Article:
Sharing/Shared Authority: Public Curation through “a Kaleidoscopic Lens”

Bill Adair, Benjamin Filene, and Laura Koloski, eds. Letting Go?: Sharing Historical Authority in a User-Generated World. Philadelphia: Pew Center for Arts & Heritage, 2011.

Letting Go?: Sharing Historical Authority in a User-Generated World interrogates the prospect of shared historical authority in public history practice, as a contribution to the “thought leadership” initiatives of the Pew Center For Arts & Heritage. In this anthology, twenty-four contributors examine how museum constituents join in interpretation and the creation of meaning, and what this means for professional museum staff. Shared authority seems to offer a possible solution to the question of how to make history museums more relevant to their communities and more receptive to outside partners, voices, and interpretations.

The anthology, edited by Bill Adair, Benjamin Filene, and Laura Koloski, is organized thematically, with sections titled “Virtually Breaking Down: Authority and the Web,” “Throwing Open the Doors: Communities as Curators,” “The Question of Evaluation: Understanding the Visitors’ Response,” and “Constructing Perspectives: Artists and Historical Authority.” The first two sections of Letting Go? explore the varied ways in which museums and other public history institutions facilitate shared historical authority through technological innovations and community-curation. The remainder of Letting Go? focuses on shared historical authority through oral history and contemporary art. The concluding case study in the volume, Mary Teeling’s “A London Travelogue: Visiting Dennis Severs’ House,” details the author’s experience on a self-guided tour in a historic house in London and reflections on the feeling of history and creative story-telling.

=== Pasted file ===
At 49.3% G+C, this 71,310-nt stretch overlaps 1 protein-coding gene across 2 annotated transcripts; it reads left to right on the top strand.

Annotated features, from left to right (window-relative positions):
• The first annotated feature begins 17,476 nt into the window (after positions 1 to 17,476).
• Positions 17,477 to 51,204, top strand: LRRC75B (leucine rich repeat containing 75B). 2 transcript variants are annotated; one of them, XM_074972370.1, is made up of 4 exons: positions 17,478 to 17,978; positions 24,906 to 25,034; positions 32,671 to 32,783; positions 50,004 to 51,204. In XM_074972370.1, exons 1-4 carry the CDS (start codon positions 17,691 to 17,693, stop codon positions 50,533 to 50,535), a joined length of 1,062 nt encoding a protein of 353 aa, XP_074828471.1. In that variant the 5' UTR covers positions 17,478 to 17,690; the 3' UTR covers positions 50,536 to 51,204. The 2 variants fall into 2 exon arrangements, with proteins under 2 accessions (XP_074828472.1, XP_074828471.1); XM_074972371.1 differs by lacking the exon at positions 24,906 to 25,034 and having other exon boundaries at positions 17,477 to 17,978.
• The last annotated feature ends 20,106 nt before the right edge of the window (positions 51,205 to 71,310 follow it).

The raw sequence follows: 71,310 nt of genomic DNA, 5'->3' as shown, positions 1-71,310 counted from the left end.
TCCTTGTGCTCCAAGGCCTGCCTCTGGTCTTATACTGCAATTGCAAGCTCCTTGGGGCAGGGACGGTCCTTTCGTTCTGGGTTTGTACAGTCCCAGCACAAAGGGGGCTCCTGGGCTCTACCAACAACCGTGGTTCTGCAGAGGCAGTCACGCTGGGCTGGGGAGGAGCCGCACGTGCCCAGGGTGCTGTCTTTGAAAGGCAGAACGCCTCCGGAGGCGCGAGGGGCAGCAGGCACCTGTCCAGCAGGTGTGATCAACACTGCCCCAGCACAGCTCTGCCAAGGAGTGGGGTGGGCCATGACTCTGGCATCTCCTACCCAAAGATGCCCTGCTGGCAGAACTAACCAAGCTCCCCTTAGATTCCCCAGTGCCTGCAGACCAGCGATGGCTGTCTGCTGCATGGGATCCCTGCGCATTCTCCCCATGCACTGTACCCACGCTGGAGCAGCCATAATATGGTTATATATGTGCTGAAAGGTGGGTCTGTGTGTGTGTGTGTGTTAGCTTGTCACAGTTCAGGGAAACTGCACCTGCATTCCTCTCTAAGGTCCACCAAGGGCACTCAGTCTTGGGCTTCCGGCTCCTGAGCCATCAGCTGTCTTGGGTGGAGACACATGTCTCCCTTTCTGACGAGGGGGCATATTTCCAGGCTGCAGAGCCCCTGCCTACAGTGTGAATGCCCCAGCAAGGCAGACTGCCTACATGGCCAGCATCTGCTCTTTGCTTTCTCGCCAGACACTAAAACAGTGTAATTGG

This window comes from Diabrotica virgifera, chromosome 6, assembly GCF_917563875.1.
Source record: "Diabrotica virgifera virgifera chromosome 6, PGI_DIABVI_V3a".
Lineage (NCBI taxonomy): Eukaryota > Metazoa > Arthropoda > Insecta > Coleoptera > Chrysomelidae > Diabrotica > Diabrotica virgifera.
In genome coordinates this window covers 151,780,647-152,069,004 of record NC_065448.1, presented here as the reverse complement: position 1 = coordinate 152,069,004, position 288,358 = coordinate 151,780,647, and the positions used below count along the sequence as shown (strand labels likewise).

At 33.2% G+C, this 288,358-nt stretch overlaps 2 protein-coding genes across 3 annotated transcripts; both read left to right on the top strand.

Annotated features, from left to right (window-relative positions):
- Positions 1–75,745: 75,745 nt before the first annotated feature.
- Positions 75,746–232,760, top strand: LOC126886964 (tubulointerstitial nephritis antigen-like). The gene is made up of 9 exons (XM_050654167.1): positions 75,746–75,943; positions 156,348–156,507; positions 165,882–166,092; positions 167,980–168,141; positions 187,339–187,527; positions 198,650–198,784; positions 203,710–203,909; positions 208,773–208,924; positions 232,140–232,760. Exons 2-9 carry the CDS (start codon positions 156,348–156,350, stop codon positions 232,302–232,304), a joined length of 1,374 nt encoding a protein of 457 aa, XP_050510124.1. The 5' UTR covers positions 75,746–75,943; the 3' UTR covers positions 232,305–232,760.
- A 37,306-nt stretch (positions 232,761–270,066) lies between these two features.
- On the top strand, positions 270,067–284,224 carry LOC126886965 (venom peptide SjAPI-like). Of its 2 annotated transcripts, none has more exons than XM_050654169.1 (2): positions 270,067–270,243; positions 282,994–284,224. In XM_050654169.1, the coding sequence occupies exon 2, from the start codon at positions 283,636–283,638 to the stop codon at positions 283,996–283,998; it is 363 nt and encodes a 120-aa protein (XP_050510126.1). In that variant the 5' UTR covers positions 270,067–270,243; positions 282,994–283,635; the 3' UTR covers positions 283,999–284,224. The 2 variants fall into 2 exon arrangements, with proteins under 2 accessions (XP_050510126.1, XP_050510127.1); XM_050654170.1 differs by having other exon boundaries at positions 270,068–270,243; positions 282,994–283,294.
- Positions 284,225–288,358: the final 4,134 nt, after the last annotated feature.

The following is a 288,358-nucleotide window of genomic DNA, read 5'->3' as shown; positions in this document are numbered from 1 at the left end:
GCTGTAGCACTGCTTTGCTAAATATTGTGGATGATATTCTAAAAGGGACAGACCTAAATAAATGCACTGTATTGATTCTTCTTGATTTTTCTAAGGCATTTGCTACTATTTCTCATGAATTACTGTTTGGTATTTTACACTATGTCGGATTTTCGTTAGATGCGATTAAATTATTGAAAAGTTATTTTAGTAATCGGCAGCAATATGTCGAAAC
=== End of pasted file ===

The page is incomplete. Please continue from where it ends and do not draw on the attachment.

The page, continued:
Steve Zeitlin’s article, “Where are the Best Stories? Where is My Story? Participation and Curation in a New Media Age” introduces City of Memory, a participatory, web-based story map of New York City created in a collaboration between City Lore and new-media designer Jake Barton in 2001. City of Memory highlights City Lore’s documentation of New York City and invites viewers to submit content and place themselves on the map.[1] Zeitlin emphasizes that while web 2.0 began in the twenty-first century, it evolved from technological innovations in the twentieth century, and that the same kinds of advances that created radio and television enabled individuals to document their own lives and stories. For Zeitlin, City of Memory represents an effort to bridge the gap between distinct approaches to technology and storytelling: the populist “tell your own story” and the expert-driven “preserve the finest stories.”[2]

In “The ‘Dialogic Museum’ Revisited: A Collaborative Reflection,” Liz Ševčenko and John Kuo Wei Tchen discuss the importance of community-curated exhibitions as sites that provide opportunities for new kinds of dialogue between academic historians and people with lived experiences. John Kuo Wei Tchen explains that to be dialogue-driven is a work process where documentation, meaning and representation are co-developed with those whom the story is of, for, and about.[3] Similarly focusing on dialogue, Michael Frisch revisits his 1990 publication, A Shared Authority: Essays on the Craft and Meaning of Oral and Public History, and its influence on public history practice. Frisch notes the difference between “shared authority” and “sharing authority,” two phrases which are used interchangeably but have distinct meanings. “Sharing authority,” Frisch explains, implies something that we do or can do, and that authority is something we have and can share. In contrast, “shared authority” is part of the nature of oral and public history. These processes are characterized by shared authority and dialogues between experience and expertise.